19. Private Mine to Left (22.5 mi)
This is the entrance to the mine located here. It is clearly marked with signs, please be respectful of the signs and keep out.
20. Fort Misery (23.4 mi)
Turn left at this Y intersection to find Fort Misery. Both roads converge on FR 711 to continue. Fort Misery was built by a man named Al Francis and is not to be confused with the Fort Misery, "Arizona's Oldest Log Cabin," at the Sharlot Hall Museum in Prescott, Arizona. Fort Misery was said to have been named by it's builder either by the nearby Misery Spring or by the living conditions at the time; [Arizona Pioneer and Cemetery Research Project](http://www.apcrp.org/Fort%20Misery/Ft_Misery_010708.htm).
21. Optional Line at Y (23.6 mi)
FR 711 continues straight and bends around the corner to the right. The optional line here to the right converges with FR 711.
22. Car Over Edge to Right (24.5 mi)
A sobering reminder here on how things can go bad quickly on the trail. This car may very well be a new addition to the trail as it was not recognized as being there on the last trip to Crown King.
23. Memorial to Right (26.9 mi)
This memorial was placed here within the last couple of years to pay respects to a couple who lost their lives on the trail. The memorial was in very good condition and it was apparent that other fellow travelers have stopped to pay their respects.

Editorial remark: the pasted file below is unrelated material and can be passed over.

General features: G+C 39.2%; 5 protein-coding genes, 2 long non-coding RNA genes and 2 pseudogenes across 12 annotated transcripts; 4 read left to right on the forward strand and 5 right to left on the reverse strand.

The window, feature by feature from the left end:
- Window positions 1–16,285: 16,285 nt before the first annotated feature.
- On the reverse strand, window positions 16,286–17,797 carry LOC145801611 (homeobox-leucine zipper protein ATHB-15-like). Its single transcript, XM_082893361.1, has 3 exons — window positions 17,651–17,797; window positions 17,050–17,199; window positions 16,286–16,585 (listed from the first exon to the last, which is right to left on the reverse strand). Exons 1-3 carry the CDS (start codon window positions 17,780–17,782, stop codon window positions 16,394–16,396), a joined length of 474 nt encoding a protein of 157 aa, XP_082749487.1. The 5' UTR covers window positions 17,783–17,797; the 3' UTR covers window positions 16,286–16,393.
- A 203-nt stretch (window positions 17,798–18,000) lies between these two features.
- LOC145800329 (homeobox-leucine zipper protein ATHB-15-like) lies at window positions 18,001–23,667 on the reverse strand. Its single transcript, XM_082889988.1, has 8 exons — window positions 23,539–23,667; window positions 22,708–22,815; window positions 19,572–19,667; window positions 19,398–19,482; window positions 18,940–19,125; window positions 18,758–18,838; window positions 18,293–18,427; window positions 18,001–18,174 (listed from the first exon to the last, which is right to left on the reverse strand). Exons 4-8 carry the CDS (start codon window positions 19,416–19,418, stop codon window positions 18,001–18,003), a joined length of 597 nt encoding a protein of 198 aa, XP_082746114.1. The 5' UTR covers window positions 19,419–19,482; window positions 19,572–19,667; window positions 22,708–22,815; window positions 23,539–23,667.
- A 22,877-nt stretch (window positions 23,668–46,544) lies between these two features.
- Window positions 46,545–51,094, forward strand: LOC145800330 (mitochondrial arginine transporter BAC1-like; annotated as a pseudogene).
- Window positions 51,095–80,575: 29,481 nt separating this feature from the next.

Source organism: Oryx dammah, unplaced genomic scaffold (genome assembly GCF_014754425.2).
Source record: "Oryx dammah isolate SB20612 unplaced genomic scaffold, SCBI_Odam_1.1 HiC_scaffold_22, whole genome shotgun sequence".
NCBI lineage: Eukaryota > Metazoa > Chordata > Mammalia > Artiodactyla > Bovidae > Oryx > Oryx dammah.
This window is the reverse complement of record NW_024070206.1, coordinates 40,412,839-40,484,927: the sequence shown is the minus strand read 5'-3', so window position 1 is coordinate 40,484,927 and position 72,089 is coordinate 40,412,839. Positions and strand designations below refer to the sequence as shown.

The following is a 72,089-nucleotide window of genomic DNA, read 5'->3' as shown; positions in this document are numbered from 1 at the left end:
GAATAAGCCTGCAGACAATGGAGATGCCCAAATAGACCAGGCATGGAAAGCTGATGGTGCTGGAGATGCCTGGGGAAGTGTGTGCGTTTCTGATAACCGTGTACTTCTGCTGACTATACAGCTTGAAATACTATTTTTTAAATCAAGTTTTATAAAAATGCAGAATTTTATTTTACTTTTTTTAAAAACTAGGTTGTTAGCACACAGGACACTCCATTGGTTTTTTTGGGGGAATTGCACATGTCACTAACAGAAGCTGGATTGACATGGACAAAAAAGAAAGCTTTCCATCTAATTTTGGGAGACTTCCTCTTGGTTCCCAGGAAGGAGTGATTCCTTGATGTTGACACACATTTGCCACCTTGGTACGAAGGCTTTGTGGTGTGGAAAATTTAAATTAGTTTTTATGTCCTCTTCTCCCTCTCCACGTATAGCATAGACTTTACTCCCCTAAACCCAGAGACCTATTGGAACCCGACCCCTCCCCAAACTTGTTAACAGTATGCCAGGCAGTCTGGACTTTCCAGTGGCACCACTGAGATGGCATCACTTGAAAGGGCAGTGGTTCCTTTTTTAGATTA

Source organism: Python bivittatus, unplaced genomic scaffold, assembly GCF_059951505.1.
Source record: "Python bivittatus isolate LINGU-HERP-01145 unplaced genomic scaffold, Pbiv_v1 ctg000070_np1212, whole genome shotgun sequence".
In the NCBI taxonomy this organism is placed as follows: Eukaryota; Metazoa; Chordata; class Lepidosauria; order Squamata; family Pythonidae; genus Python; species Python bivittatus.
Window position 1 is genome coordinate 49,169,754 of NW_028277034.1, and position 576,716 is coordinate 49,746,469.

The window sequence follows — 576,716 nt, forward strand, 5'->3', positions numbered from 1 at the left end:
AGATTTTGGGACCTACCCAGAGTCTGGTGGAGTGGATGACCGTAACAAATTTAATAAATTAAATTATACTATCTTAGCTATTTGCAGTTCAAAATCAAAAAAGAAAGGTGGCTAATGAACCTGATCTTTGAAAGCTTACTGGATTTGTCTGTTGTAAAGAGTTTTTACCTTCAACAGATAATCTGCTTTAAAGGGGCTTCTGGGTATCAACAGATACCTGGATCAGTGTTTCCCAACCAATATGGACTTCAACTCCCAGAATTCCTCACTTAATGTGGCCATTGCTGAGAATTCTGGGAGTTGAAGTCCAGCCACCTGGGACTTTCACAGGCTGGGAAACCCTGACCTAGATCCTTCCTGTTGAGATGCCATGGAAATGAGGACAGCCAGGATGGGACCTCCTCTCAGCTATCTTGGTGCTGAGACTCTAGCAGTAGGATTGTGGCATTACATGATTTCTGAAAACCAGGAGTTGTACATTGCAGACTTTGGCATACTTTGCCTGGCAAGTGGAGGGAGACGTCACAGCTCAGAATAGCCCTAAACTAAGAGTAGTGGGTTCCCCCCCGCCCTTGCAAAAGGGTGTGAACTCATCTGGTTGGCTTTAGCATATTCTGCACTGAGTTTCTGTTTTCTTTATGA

24. Keep Right FR711/FR192 (27.1 mi)
FR 711 intersects with FR 192 here, FR 192 will be used to continue on into Crown King. FR 192 enters from the left. Keep right and follow the road uphill.
25. Highest Elevation (31.5 mi)
This is the highest point on the trail at an elevation of 6441 ft. The remainder of the trail is on a northern facing slope. In times of inclement weather conditions this is where the trail can become dangerous especially in the ice and snow. The trail now continues downhill towards the intersection with the [Senator Highway (FR 52)](https://www.trailsoffroad.com/trails/76-senator-highway-arizona).
26. Continue Straight (32.2 mi)
FR 192 intersects with the Senator Highway (FR 52) here which comes from the left/northwest. There is a stop sign here. This is a pretty heavily traveled area now so please take care and stop at the sign before continuing on. Continue straight on FR 52 to continue on into Crown King.
27. Left On Crown King Road (33.5 mi)
FR 52 intersects with Crown King Road (FR 259) here. A left turn here will lead into the town of Crown King. This is a pretty heavily traveled area so please take care and stop at the sign before continuing on.
28. Left On Main Street (34.1 mi)
Turn left/north here onto Main Street to find the town of Crown King.
29. End of Trail (34.3 mi)
Welcome to Crown King! Parking can sometimes be difficult to find but please be respectful and find a designated spot along the road to park.

Directions to Trailhead

Trailhead Coordinates: 33.909289, -112.323954
Travel west on Carefree Highway (Hwy 74) 11.5 miles to Castle Hot Springs Road at mile marker 19, Lake Pleasant Regional Park. Turn right and travel north 5.3 miles to 'T' intersection and turn left/west to continue on Castle Hot Springs Road.